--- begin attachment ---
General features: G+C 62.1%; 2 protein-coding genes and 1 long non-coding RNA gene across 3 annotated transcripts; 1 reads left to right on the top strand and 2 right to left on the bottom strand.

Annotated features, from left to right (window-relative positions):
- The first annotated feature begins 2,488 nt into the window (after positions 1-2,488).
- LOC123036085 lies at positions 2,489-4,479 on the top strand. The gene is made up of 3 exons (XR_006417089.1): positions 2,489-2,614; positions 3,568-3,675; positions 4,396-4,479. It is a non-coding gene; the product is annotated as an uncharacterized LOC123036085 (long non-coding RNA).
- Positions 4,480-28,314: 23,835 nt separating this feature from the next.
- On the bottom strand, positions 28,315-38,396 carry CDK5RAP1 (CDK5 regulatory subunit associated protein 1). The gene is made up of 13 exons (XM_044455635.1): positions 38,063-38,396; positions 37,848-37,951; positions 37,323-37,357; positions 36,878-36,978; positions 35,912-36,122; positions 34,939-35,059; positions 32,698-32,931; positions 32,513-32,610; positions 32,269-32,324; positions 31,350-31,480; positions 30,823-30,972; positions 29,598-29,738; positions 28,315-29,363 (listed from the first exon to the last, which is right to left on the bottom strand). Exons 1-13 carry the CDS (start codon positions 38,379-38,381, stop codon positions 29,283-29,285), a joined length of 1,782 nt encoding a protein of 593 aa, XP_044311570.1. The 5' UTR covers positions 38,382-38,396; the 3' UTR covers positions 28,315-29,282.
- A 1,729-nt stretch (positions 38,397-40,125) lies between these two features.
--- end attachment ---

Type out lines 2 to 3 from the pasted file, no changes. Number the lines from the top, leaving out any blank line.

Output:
Annotated features, from left to right (window-relative positions):
- The first annotated feature begins 2,488 nt into the window (after positions 1-2,488).